Mama Goma (2014)

You make something out of nothing. You borrow, steal, adapt. Sometimes, in Lawson, this adaptation involves direct quotation. (Her Three Women, 2013, which poses naked girls standing in Beyoncé-like formation, recalls Albert Arthur Allen’s naked chorus lines of the nineteen-twenties; in Ashanti, 2011, a nude on a sheetless mattress in a grim, bare room assumes the position of the figure in Ingres’s Grande Odalisque.) More often, the referents seem to come from intimate experience. I’ll bet there are diaspora folk stretching from London to Kingston to Detroit who will recognize, as Lawson does, how many couches can be squeezed into a space that cannot really accommodate that many couches, and, moreover, how one couch in particular will be a matter of special pride, and therefore covered with plastic for its own protection.

This bold visual recognition of rarely acknowledged commonalities is a great source of pleasure in Lawson’s work. One of the things many people in the diaspora have shared – unavoidably – is the experience of poverty, but Lawson’s work suggests other, deeper vectors that may also connect us: certain gestures and interpersonal attitudes, strategies of escape, modes of defense or display, pleasures and fears, aesthetics, superstitions, and, perhaps most significant, shared fantasies. First among these is an idealized vision of Africa. Of course, Africa has an independent reality, made up of fifty-four separate states, but Lawson isn’t trying to capture that reality any more than she is photographing Detroit when she sets up her camera in that city. Naturalism is never the intention. Everything has an otherworldly aura, each space is both the particular and the universal, and each person at once an individual and a symbol, an archetype, an avatar. Africa, in Lawson’s photographs, is unabashedly the site where diasporic longing, fantasy, and sentiment – after much journeying and seeking – finally converge and are fulfilled.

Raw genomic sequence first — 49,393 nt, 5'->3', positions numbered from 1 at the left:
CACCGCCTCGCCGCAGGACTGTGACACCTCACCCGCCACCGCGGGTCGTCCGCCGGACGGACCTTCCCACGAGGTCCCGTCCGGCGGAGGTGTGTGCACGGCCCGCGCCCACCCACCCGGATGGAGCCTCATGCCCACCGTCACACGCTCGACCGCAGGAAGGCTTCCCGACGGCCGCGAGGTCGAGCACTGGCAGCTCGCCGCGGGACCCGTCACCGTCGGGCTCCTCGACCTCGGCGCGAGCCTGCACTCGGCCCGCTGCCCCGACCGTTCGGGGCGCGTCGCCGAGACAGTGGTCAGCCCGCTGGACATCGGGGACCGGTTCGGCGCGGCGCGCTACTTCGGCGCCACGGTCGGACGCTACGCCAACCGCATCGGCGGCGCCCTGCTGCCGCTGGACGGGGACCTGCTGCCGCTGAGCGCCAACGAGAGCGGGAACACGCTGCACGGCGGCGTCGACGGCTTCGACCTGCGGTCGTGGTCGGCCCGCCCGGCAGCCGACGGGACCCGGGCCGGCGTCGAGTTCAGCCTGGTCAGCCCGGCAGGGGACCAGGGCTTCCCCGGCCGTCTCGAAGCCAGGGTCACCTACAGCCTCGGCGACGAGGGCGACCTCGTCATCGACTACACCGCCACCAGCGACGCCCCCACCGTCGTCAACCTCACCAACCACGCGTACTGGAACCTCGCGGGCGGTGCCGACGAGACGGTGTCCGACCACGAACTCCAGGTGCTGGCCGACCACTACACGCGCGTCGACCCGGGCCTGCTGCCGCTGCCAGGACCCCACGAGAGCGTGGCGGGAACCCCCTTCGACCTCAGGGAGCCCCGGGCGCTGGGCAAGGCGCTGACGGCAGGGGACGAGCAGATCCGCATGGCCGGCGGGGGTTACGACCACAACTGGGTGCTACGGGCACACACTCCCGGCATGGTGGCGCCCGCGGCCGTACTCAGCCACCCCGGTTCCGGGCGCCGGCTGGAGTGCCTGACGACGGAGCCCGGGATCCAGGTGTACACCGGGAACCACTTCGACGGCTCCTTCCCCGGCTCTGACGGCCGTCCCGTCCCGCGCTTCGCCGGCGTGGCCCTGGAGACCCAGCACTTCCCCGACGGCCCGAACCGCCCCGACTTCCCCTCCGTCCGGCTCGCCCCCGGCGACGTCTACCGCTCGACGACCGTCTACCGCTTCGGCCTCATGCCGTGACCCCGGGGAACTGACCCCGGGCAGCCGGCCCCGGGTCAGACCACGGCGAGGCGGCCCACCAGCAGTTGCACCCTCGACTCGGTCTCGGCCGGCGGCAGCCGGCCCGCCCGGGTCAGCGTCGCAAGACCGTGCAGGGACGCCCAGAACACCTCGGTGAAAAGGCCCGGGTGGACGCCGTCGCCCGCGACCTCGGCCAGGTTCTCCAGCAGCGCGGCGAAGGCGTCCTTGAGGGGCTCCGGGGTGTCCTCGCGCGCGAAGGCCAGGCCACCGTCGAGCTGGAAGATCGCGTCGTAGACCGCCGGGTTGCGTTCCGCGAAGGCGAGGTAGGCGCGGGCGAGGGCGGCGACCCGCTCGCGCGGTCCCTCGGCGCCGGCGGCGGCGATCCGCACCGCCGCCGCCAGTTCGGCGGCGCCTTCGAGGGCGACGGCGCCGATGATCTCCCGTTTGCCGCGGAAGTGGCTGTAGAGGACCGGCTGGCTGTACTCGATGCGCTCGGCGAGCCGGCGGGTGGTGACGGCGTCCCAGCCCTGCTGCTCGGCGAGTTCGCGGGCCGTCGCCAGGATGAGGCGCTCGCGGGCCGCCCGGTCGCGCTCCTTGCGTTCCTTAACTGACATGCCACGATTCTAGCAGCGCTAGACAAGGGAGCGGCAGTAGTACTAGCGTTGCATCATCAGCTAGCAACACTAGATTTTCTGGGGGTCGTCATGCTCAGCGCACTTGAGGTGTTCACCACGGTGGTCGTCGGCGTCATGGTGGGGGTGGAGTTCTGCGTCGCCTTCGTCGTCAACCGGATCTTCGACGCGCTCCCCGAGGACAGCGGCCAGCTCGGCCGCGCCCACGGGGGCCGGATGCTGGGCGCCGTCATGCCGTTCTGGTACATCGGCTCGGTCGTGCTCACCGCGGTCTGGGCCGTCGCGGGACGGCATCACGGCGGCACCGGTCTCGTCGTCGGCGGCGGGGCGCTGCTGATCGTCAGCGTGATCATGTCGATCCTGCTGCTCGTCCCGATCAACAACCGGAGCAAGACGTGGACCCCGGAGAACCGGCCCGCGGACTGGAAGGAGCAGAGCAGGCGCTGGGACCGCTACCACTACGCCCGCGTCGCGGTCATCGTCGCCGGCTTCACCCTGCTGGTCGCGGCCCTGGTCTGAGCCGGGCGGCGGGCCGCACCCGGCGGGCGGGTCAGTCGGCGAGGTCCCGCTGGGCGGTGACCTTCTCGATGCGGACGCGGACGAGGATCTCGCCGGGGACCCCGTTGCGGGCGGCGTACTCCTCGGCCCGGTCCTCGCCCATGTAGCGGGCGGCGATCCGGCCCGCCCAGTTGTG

When I look at Lawson’s women, for example, this sentimental instinct in me grows particularly strong. I see Nicole – Nicole (2016) – a young mother lounging provocatively on her own rug, her kid’s toys piled up behind her, and up surge the catchphrases of the day: slay, queen; you go, girl; you get yours; and so on. But a picture like Wanda and Daughters (2009) defies such easy sloganeering. Wanda, in her mid-forties, is resting against a tree, while her two daughters rest on her. They are in the midst of nature but are dressed in their city best: gold hoops and silver rings for Wanda, perfectly braided hair with manycolored bows for her girls. Wanda has a face like thunder: I dare you to mess with her. Easy to think her a queen, or, if you prefer, an African lioness, protecting her cubs. But you can also read this photograph sequentially rather than sentimentally, moving from face to face, and find a more ambivalent story. Wanda’s fierce gaze tells us that she has sampled the tree of knowledge, that she knows the ways of the world. She’s known for a long time. But her melancholy firstborn is only just discovering how things are, and her younger daughter, with her beaming smile, is still (happily!) in that Eden of innocence in which Lawson has pointedly framed the three of them. Which raises the question: When we call black women queens or lionesses, or when we call Asian mothers tigers – or any of the other colorful terms we conjure up to describe minority women fighting the daily battles of their lives – what are we doing? We come to praise. But, at the same time, don’t we bury and implicitly sanction – the idea that a fierceness like Wanda’s is the bare minimum needed to raise a black family? I’m again reminded of the ladies in Buck Ellison’s pictures: languid, relaxed, sometimes a little bored, at worst a little impatient for the camera to go click. They have not the slightest touch of fierceness about them. But, then, they have no need of it.